Telling stories in a pandemic

The past four months have been: exhausting, exhilarating, challenging, frustrating, frightening, disorienting, illuminating and rewarding. They’ve also been frantic, difficult in many ways, actually easier in others. There have been days fuelled by adrenaline, others bogged by drudgery.

I guess that’s what it’s like to cover the biggest story of our lifetime, the COVID-19 pandemic.

Initially, it seemed so remote as our newsroom localized stories of the respiratory virus sweeping through faraway cruise ships by chasing down family members of some of those trapped in seagoing quarantines.

Then, suddenly, it was upon us and we were being advised to prepare to begin working from home.

Those initial days were a blur of feeding constant updates to our website of postponements, then outright cancellations and closures. Like waves, they kept coming. We were telling the story of the dismantling of virtually aspect of our lives that we’ve come to take for granted. Every five minutes the news just seemed to get worse.

Along the way, we lost colleagues — our longtime editor and most senior reporter — as the pandemic also became an economic catastrophe. None of us were in the newsroom to say goodbye.

When we were first dispatched to our ad hoc home offices, most of us thought it would be for no more than a month, maybe six weeks. We cobbled together new systems for copy flow, dug out earbuds from desk drawers to be able to conduct all of our interviews by phone as well as hear each other during virtual editorial meetings. I tried to limit my own excursions out into the community shoot photos to an afternoon or morning a week.
Freebie stock photos became our visual tool of necessity, as much as that pained me as a photojournalist who’s felt the sting of our profession’s devaluation over the last decade.

0409-Blossoms 1ww
MARIO BARTEL/THE TRI-CITY NEWS The blossoms are in full bloom at Coquitlam’s Town Centre park, bringing the hopefullness of spring amidst the anxiety of the public health and economic crisis brought on by the COVID-19 pandemic.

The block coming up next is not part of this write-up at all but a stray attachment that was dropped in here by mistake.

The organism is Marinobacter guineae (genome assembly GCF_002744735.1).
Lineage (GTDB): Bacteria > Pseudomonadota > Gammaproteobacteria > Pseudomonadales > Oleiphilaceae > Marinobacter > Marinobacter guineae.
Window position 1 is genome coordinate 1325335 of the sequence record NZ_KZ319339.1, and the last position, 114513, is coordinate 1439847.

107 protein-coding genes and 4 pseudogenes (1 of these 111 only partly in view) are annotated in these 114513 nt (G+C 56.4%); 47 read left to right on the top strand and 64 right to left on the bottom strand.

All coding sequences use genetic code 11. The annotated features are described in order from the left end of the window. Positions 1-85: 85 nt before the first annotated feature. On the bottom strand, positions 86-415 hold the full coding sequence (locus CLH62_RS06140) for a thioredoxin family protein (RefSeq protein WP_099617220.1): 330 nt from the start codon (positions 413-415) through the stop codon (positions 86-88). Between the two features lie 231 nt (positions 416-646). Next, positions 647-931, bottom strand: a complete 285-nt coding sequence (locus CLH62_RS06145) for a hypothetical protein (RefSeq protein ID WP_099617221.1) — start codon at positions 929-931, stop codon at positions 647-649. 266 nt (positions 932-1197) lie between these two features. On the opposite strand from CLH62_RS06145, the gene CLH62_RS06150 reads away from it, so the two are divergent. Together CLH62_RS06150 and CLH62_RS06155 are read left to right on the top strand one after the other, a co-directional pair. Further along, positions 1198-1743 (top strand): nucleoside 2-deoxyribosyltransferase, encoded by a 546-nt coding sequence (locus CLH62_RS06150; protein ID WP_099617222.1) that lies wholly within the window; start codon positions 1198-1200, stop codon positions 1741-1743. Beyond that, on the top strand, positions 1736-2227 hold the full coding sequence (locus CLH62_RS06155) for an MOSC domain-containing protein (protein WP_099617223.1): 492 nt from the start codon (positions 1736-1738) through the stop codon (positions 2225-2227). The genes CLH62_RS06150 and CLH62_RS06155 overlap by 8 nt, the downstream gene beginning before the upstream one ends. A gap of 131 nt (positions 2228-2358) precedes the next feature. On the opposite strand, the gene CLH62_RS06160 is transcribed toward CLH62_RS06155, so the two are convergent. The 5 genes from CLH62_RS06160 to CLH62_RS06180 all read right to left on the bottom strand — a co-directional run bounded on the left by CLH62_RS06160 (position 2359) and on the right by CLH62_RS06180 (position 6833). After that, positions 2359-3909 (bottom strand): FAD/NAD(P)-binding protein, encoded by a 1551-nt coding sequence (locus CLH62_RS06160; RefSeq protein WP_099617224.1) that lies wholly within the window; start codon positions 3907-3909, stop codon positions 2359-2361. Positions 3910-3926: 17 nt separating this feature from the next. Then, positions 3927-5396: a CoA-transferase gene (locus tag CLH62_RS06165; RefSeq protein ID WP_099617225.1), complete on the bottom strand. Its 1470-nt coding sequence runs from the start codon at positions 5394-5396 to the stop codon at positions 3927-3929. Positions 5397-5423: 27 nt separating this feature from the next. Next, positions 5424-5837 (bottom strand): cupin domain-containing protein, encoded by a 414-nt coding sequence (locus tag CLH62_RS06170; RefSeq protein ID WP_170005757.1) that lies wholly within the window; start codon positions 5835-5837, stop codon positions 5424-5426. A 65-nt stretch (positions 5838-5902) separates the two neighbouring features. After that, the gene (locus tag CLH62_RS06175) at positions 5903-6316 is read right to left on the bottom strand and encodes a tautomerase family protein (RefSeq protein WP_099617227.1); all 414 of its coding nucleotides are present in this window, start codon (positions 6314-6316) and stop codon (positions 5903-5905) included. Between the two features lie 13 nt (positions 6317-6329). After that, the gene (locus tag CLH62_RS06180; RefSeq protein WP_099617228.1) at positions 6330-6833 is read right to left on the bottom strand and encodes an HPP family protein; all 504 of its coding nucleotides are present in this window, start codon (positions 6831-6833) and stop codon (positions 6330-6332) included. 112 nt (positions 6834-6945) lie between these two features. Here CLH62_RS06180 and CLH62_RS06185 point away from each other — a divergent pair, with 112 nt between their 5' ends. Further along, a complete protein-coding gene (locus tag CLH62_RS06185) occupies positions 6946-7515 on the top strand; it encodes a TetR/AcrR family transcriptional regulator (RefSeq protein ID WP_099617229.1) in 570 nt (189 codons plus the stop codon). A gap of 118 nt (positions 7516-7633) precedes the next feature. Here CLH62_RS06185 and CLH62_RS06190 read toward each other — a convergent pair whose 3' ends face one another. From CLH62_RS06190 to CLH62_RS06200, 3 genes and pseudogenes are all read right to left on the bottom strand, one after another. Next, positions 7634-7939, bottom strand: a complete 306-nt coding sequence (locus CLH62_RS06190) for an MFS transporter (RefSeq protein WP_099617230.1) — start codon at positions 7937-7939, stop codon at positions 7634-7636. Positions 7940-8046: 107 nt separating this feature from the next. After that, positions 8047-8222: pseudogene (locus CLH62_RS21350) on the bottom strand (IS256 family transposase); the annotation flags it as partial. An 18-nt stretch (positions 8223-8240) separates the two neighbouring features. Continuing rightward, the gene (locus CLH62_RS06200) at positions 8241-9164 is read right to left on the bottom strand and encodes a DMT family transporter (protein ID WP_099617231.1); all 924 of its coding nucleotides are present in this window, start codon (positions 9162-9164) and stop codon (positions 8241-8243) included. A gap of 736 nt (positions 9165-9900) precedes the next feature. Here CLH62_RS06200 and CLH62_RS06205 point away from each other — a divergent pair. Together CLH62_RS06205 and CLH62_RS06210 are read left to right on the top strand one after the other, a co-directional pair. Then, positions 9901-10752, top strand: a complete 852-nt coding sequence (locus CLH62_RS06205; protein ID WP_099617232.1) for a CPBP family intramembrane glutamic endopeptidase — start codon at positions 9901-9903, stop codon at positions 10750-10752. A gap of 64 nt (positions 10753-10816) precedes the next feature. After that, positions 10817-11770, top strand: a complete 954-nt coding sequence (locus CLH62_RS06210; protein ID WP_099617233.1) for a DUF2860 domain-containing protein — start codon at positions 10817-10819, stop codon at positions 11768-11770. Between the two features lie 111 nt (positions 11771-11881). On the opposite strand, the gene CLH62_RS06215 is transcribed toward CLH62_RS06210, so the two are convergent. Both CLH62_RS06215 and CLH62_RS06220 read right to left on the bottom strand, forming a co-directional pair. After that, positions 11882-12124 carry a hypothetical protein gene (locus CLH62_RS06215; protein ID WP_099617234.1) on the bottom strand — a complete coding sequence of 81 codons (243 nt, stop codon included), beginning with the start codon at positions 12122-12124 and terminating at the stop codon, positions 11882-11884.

Once everything had been cancelled or closed, we shifted our coverage to tell the stories of coping: businesses finding new ways to serve their customers; educators and students navigating the unfamiliar world of remote learning; gyms going virtual; breweries doing deliveries; artists and musicians stretching their creative inclinations in unexpected directions; people figuring out ways to stay connected in a world of self-isolation.

The innovation, determination and resilience we encountered in the community every day was invigorating, a balm that countered the daily dose of bad news about infection rates, deaths and a grim prognosis for the future.

Now, as the smothering blanket of the public health emergency begins to slowly, carefully lift, we are telling the stories of what the new normal is going to look like for the next while: what it’s like to get a haircut; go out for a meal; participate in civic affairs; get a library book; visit a park. Every aspect of the communities we cover, the routines of daily life must now be viewed through the prism of the pandemic, which makes pretty much everything newsworthy.

It’s simultaneously daunting and energizing.

It’s introducing us to people and corners of our communities that we might not otherwise have ever known about. It’s challenging us to tell stories in new ways. It’s opening our minds to possibilities. It might even be wiping some of the jaundice from eyes that have seen so much over the years they’d become numb.

Over the next little while, I’ll be reprising some of my favourite stories of the past several months, a moment in our time, and my career, unlike any other.

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